Home Range, Body Condition, and Survival of Rehabilitated Raccoons (Procyon lotor) During Their First Winter

Molly McWilliams, James A. Wilson

Research output: Contribution to journalArticle

1 Citation (Scopus)

Abstract

The effects of raccoon (Procyon lotor) rehabilitation on postrelease survivorship are unknown. Raccoon rehabilitation success was measured as differences in prewinter body condition, home range size, distance to manmade structures, and during-winter survival between raccoons in the wild and those who have been rehabilitated. Prewinter body condition did not differ between wild and rehabilitated raccoons, but there was a trend for rehabilitated raccoons to have better body conditions. There was no difference between wild and rehabilitated raccoon adaptive kernel (AK) home range for 95% and 90% AK home ranges, or for core (50% AK) use areas. There was no sex difference in distance traveled from the release site within rehabilitated raccoons. However, rehabilitated raccoons were found significantly closer (49.4 ± 4.7 m) to manmade structures than wild raccoons (92.2 ± 14.4 m), and female raccoons were found significantly closer (64.8 ± 4.5 m) to manmade structures than male raccoons (72.3 ± 17.6 m). The results of this study indicate that raccoons can be successfully rehabilitated, but they may occupy habitat closer to manmade structures than wild raccoons.

Original languageEnglish (US)
Pages (from-to)133-152
Number of pages20
JournalJournal of Applied Animal Welfare Science
Volume18
Issue number2
DOIs
StatePublished - Apr 3 2015

Fingerprint

Homing Behavior
Raccoons
Procyon lotor
body condition
winter
manmade structures
home range
Rehabilitation
seeds

Keywords

  • Home range
  • Northern raccoon
  • Procyon lotor
  • Rehabilitation
  • Survival

ASJC Scopus subject areas

  • Animal Science and Zoology
  • veterinary(all)

Cite this

Home Range, Body Condition, and Survival of Rehabilitated Raccoons (Procyon lotor) During Their First Winter. / McWilliams, Molly; Wilson, James A.

In: Journal of Applied Animal Welfare Science, Vol. 18, No. 2, 03.04.2015, p. 133-152.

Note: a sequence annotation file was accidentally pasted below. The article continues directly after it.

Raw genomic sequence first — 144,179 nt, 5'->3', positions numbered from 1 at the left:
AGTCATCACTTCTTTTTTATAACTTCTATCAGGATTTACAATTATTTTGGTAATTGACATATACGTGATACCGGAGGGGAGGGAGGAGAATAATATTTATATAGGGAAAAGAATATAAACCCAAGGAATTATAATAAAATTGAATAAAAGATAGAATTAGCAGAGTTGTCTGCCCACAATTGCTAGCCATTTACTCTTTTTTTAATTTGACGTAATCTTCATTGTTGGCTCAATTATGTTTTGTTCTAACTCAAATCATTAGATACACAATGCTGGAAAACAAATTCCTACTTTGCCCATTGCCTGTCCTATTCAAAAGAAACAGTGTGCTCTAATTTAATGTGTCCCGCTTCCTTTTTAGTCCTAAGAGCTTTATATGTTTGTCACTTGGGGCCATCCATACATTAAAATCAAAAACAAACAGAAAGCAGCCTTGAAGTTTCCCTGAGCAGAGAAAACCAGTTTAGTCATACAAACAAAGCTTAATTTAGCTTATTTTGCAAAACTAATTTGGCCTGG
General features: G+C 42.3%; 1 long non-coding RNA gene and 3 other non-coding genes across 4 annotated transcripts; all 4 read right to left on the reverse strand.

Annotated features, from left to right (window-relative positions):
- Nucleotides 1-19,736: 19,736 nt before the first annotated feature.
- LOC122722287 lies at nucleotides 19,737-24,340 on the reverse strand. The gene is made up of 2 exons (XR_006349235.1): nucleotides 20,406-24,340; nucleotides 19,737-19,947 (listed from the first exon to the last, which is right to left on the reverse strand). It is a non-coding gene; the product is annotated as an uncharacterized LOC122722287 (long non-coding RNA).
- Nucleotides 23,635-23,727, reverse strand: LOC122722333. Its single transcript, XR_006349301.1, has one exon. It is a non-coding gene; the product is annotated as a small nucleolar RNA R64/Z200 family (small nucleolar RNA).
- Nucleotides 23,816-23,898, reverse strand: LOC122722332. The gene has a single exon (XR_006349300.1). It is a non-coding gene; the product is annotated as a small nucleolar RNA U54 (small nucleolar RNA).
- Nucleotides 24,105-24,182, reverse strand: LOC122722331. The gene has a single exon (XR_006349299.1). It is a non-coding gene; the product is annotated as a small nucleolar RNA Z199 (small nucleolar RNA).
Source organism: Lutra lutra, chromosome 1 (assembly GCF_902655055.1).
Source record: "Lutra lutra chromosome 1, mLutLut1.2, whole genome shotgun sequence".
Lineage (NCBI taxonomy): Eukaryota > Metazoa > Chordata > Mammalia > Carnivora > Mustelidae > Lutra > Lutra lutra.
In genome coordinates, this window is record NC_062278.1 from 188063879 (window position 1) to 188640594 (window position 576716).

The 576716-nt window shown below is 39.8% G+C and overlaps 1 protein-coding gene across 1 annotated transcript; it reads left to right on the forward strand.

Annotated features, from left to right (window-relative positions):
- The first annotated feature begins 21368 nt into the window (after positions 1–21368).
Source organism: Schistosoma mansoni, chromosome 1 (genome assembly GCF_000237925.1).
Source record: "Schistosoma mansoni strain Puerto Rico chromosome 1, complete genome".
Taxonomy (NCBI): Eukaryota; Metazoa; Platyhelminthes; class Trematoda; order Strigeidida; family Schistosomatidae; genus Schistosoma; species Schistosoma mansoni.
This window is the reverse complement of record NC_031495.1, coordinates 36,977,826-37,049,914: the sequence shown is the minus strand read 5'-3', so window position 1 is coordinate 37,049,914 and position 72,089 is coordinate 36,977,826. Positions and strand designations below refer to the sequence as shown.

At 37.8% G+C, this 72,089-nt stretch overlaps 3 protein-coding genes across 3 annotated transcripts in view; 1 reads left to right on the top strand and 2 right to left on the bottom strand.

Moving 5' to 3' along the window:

Research output: Contribution to journalArticle

@article{b29ab7549fd3423da164d81f19f9a257,
title = "Home Range, Body Condition, and Survival of Rehabilitated Raccoons (Procyon lotor) During Their First Winter",
abstract = "The effects of raccoon (Procyon lotor) rehabilitation on postrelease survivorship are unknown. Raccoon rehabilitation success was measured as differences in prewinter body condition, home range size, distance to manmade structures, and during-winter survival between raccoons in the wild and those who have been rehabilitated. Prewinter body condition did not differ between wild and rehabilitated raccoons, but there was a trend for rehabilitated raccoons to have better body conditions. There was no difference between wild and rehabilitated raccoon adaptive kernel (AK) home range for 95{\%} and 90{\%} AK home ranges, or for core (50{\%} AK) use areas. There was no sex difference in distance traveled from the release site within rehabilitated raccoons. However, rehabilitated raccoons were found significantly closer (49.4 ± 4.7 m) to manmade structures than wild raccoons (92.2 ± 14.4 m), and female raccoons were found significantly closer (64.8 ± 4.5 m) to manmade structures than male raccoons (72.3 ± 17.6 m). The results of this study indicate that raccoons can be successfully rehabilitated, but they may occupy habitat closer to manmade structures than wild raccoons.",